Greenwich Mean Time (GMT) was originally based on measurements of the Sun, but in practice those measurements are difficult to make with enough accuracy. GMT has a number of successors including UT0, UT1, UT1R, UT2 and UT2R which are all computed using observations of distant quasars, laser ranging of the moon and other factors. The most interesting of these, for most astronomers, is UT1 which is now the principle form of Universal Time and the modern equivalent of Greenwich Mean Solar Time. Note that UT1 is still an observational measure of time, based on observations of quasars and specifically the International Celestial Reference Frame (ICRF).

File:FOCS-1.jpgSo far, we’ve dealt with observational time – that is, someone makes an observation and sets some sort of clock by it. Up to a point, this is all well and good, but such timescales are inherently inaccurate. Some of the reasons for the inaccuracies have already been discussed. In order to make predictions and compute things accurately, astronomers need an accurate, uniform timescale to work from. In about 1955, physicists began to experiment with atomic clocks, with various improvements until The SI second was defined in terms of the caesium atom in 1967 and then in 1971 this was used to define a timescale known as Temps atomique international (International Atomic Time, abbreviated TAI). This provides the accurate, regular timekeeping needed by modern physicists and astronomers that does not depend on any external influences for its accuracy. It is actually an average of the time kept by over 200 atomic clocks in over 50 national laboratories worldwide. So for the first time in history, here we have a time reference that will be steady as long as the laws of physics hold true. TAI is used in many applications (where accuracy to a millisecond is sufficient) to derive the value of Terrestrial Time (TT) as TAI + 32.184 seconds. TT is used when computing the positions of planets and other bodies as viewed from Earth and as such is a very useful unit for astronomers and astrometric software. TT differs from UT1 by an amount known as delta-T, which essentially represents the irregularity of UT1 and changes by a few milliseconds a year.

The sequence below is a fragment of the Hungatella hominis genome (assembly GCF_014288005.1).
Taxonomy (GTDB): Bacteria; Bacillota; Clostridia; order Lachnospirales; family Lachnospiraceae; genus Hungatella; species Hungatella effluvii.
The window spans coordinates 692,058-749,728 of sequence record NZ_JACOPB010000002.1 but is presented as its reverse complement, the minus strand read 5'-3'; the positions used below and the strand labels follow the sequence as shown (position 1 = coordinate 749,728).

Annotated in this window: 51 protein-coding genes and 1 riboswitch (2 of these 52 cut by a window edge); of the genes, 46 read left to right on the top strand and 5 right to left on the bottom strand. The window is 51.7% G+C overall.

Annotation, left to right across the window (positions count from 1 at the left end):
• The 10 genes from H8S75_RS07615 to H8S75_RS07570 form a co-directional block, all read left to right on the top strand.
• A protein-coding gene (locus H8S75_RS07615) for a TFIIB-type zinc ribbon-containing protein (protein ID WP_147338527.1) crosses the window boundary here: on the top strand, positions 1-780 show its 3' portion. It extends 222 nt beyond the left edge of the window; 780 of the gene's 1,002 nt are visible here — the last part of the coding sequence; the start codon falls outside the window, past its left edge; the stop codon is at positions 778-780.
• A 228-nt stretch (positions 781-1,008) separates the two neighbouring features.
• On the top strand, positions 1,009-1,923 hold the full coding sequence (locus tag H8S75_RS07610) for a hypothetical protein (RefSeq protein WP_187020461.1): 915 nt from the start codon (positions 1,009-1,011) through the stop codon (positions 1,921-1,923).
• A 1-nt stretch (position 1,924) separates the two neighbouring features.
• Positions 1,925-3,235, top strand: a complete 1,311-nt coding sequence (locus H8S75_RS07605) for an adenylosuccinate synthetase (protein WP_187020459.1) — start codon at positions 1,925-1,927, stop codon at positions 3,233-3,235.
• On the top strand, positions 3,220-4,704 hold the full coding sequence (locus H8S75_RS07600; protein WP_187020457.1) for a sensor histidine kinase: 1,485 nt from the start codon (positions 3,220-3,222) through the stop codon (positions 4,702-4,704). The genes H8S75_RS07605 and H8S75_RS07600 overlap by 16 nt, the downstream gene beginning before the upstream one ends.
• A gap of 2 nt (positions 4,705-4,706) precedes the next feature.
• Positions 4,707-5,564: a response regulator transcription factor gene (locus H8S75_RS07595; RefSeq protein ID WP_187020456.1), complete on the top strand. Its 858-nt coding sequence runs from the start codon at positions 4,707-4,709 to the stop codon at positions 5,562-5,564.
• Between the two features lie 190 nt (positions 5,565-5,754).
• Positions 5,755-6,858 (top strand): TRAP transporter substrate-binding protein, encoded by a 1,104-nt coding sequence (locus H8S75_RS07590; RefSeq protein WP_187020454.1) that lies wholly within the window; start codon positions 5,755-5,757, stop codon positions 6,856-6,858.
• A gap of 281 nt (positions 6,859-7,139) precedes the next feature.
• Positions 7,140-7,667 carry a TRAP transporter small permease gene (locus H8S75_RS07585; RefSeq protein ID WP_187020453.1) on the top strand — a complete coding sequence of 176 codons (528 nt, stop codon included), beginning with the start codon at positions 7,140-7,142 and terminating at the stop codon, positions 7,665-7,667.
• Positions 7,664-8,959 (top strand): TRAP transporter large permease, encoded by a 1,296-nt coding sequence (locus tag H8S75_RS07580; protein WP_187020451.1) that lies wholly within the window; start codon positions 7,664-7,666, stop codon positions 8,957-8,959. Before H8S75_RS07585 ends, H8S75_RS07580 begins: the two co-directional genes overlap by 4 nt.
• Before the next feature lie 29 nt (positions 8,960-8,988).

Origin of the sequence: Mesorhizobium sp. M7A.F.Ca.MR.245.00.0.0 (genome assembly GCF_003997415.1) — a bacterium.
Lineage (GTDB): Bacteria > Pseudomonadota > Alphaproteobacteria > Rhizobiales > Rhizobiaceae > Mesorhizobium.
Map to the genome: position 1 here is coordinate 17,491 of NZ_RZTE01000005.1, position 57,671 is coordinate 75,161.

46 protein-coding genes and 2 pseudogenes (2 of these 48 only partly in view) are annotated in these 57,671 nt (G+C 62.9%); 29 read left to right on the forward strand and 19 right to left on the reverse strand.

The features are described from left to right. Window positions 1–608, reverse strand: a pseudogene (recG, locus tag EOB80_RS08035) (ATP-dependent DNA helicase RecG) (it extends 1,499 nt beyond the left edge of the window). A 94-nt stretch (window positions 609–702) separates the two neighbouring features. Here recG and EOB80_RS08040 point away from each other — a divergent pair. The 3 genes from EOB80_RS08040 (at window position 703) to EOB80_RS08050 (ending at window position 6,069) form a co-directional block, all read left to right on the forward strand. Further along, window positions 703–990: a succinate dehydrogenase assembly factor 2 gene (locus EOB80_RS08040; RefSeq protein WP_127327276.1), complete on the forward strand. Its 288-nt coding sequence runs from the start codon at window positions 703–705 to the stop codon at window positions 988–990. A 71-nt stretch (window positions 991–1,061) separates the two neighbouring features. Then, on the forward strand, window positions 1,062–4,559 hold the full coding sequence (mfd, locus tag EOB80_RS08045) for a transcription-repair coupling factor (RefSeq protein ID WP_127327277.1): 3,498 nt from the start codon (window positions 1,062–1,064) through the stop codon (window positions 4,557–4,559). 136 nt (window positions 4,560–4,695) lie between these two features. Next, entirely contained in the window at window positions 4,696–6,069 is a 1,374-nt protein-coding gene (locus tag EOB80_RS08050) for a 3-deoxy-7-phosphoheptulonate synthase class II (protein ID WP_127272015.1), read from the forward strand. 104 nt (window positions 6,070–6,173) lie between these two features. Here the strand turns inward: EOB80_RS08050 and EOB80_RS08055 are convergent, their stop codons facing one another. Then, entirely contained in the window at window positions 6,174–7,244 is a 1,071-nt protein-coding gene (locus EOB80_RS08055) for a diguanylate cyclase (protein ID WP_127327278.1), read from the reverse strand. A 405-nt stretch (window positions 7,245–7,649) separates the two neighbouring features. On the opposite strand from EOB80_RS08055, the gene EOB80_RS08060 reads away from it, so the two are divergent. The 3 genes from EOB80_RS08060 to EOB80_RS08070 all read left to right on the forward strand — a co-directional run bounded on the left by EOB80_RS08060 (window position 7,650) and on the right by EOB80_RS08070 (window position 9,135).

TAI is arranged such that it approximates UT1 which, as you will recall, is an observational measurement. UT1 therefore varies with respect to TAI in a way that is irregular and unpredictable. Neither of these timescales seem ideal for civil timekeeping. On the one hand we have the very precise and regular TAI which is slowly drifting away from Mean Solar Time; on the other we have UT1 which accurately reflects solar time but is irregular and difficult to use for computation. Another timescale is needed, which offers the precision of TAI but better reflects solar time.

So we come finally to UTC, Coordinated Universal Time, which is derived from TAI and many will recognise as the basis for all modern civil time keeping. UTC ‘ticks’ in S.I. seconds in step with TAI. By international convention, UTC is kept to within 0.9 seconds of UT1 so that it accurately reflects solar time, yet takes TAI as its timing reference.

Nearly all UTC days contain exactly 86,400 SI seconds, with exactly 60 seconds in each minute. However, because UT1 slowly drifts away from TAI, occasionally the last minute of a UTC day is adjusted to have 61  or 59 seconds by adding or subtracting a ‘leap second’. UTC was synchronised to TAI in January 1972.

Leap seconds so far have always been positive, the day having an extra second, though they can be negative in theory. Leap seconds are generally applied at 23:59:59 on the last day of a month, usually June or December. The last such application was (at the time of writing) on June 30th 2012, where the time reached 23:59:60 before finally rolling over to midnight, as shown by this screen snip from Wikipedia:

File:Leap Second - June 30, 2012.png

So you see, although it doesn’t happen often, it is possible for there to be 61 seconds in a minute and for the time to reach 23:59:60! All these different timescales, some of which are discontinuous, make for a very complicated situation when trying to make computations and it is important to be very clear at all times as to which timescale is being used. It is something I am about to tackle for my Object Oriented Astronomy project. Wish me luck!

Article originally published February 2014, at